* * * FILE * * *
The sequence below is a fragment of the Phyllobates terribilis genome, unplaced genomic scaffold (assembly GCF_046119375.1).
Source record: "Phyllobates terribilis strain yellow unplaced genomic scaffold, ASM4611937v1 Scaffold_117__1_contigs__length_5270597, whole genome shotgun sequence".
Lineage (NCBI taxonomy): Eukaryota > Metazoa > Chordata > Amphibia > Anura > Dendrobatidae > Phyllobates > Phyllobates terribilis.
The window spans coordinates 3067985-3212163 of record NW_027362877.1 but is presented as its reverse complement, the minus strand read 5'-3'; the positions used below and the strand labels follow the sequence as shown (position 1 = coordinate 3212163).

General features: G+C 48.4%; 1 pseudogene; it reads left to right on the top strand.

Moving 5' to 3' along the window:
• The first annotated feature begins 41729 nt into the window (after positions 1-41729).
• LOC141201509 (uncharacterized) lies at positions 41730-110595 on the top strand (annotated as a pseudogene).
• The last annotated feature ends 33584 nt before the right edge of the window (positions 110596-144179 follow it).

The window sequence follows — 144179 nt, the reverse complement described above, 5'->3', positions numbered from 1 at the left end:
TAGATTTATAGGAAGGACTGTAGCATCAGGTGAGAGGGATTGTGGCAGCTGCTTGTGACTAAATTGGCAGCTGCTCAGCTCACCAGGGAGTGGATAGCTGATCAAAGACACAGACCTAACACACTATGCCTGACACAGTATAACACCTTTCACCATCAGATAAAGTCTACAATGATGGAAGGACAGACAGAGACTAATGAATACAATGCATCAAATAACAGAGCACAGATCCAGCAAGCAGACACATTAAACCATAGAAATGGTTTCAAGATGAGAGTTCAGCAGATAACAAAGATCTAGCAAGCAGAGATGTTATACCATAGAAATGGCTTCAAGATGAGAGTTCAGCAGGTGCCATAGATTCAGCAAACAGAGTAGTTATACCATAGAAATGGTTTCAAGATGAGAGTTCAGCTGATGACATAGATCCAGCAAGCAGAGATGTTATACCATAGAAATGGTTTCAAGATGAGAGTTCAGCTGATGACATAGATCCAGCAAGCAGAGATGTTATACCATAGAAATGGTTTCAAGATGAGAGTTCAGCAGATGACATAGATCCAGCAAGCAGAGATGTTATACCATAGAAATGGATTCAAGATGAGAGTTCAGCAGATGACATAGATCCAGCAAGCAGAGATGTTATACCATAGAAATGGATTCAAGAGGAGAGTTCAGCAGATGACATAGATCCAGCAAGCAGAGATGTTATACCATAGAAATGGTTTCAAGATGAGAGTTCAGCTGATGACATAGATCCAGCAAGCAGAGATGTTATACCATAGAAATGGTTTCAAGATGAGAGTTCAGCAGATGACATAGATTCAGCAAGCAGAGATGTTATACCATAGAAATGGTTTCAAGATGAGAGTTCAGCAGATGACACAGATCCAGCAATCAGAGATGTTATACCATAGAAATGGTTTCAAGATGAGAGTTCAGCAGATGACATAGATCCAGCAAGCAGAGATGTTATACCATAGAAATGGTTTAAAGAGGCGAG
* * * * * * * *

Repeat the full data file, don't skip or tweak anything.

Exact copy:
The sequence below is a fragment of the Phyllobates terribilis genome, unplaced genomic scaffold (assembly GCF_046119375.1).
Source record: "Phyllobates terribilis strain yellow unplaced genomic scaffold, ASM4611937v1 Scaffold_117__1_contigs__length_5270597, whole genome shotgun sequence".
Lineage (NCBI taxonomy): Eukaryota > Metazoa > Chordata > Amphibia > Anura > Dendrobatidae > Phyllobates > Phyllobates terribilis.
The window spans coordinates 3067985-3212163 of record NW_027362877.1 but is presented as its reverse complement, the minus strand read 5'-3'; the positions used below and the strand labels follow the sequence as shown (position 1 = coordinate 3212163).

General features: G+C 48.4%; 1 pseudogene; it reads left to right on the top strand.

Moving 5' to 3' along the window:
• The first annotated feature begins 41729 nt into the window (after positions 1-41729).
• LOC141201509 (uncharacterized) lies at positions 41730-110595 on the top strand (annotated as a pseudogene).
• The last annotated feature ends 33584 nt before the right edge of the window (positions 110596-144179 follow it).

The window sequence follows — 144179 nt, the reverse complement described above, 5'->3', positions numbered from 1 at the left end:
TAGATTTATAGGAAGGACTGTAGCATCAGGTGAGAGGGATTGTGGCAGCTGCTTGTGACTAAATTGGCAGCTGCTCAGCTCACCAGGGAGTGGATAGCTGATCAAAGACACAGACCTAACACACTATGCCTGACACAGTATAACACCTTTCACCATCAGATAAAGTCTACAATGATGGAAGGACAGACAGAGACTAATGAATACAATGCATCAAATAACAGAGCACAGATCCAGCAAGCAGACACATTAAACCATAGAAATGGTTTCAAGATGAGAGTTCAGCAGATAACAAAGATCTAGCAAGCAGAGATGTTATACCATAGAAATGGCTTCAAGATGAGAGTTCAGCAGGTGCCATAGATTCAGCAAACAGAGTAGTTATACCATAGAAATGGTTTCAAGATGAGAGTTCAGCTGATGACATAGATCCAGCAAGCAGAGATGTTATACCATAGAAATGGTTTCAAGATGAGAGTTCAGCTGATGACATAGATCCAGCAAGCAGAGATGTTATACCATAGAAATGGTTTCAAGATGAGAGTTCAGCAGATGACATAGATCCAGCAAGCAGAGATGTTATACCATAGAAATGGATTCAAGATGAGAGTTCAGCAGATGACATAGATCCAGCAAGCAGAGATGTTATACCATAGAAATGGATTCAAGAGGAGAGTTCAGCAGATGACATAGATCCAGCAAGCAGAGATGTTATACCATAGAAATGGTTTCAAGATGAGAGTTCAGCTGATGACATAGATCCAGCAAGCAGAGATGTTATACCATAGAAATGGTTTCAAGATGAGAGTTCAGCAGATGACATAGATTCAGCAAGCAGAGATGTTATACCATAGAAATGGTTTCAAGATGAGAGTTCAGCAGATGACACAGATCCAGCAATCAGAGATGTTATACCATAGAAATGGTTTCAAGATGAGAGTTCAGCAGATGACATAGATCCAGCAAGCAGAGATGTTATACCATAGAAATGGTTTAAAGAGGCGAG